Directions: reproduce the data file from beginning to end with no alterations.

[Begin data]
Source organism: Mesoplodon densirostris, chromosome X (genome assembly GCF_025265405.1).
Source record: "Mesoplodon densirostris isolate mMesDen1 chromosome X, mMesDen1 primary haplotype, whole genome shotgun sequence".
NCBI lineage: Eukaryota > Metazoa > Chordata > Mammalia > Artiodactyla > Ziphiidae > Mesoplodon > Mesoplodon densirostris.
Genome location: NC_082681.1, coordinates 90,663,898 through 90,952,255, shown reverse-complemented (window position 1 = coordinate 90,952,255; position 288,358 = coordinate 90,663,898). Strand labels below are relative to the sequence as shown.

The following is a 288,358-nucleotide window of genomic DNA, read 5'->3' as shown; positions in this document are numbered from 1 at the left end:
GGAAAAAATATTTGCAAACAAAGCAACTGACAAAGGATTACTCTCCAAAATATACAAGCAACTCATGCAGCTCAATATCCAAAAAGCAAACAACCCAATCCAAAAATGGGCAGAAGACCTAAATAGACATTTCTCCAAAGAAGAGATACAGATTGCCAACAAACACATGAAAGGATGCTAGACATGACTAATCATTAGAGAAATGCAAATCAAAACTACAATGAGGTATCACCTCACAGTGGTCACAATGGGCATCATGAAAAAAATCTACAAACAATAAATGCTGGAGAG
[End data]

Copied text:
Source organism: Mesoplodon densirostris, chromosome X (genome assembly GCF_025265405.1).
Source record: "Mesoplodon densirostris isolate mMesDen1 chromosome X, mMesDen1 primary haplotype, whole genome shotgun sequence".
NCBI lineage: Eukaryota > Metazoa > Chordata > Mammalia > Artiodactyla > Ziphiidae > Mesoplodon > Mesoplodon densirostris.
Genome location: NC_082681.1, coordinates 90,663,898 through 90,952,255, shown reverse-complemented (window position 1 = coordinate 90,952,255; position 288,358 = coordinate 90,663,898). Strand labels below are relative to the sequence as shown.

The following is a 288,358-nucleotide window of genomic DNA, read 5'->3' as shown; positions in this document are numbered from 1 at the left end:
GGAAAAAATATTTGCAAACAAAGCAACTGACAAAGGATTACTCTCCAAAATATACAAGCAACTCATGCAGCTCAATATCCAAAAAGCAAACAACCCAATCCAAAAATGGGCAGAAGACCTAAATAGACATTTCTCCAAAGAAGAGATACAGATTGCCAACAAACACATGAAAGGATGCTAGACATGACTAATCATTAGAGAAATGCAAATCAAAACTACAATGAGGTATCACCTCACAGTGGTCACAATGGGCATCATGAAAAAAATCTACAAACAATAAATGCTGGAGAG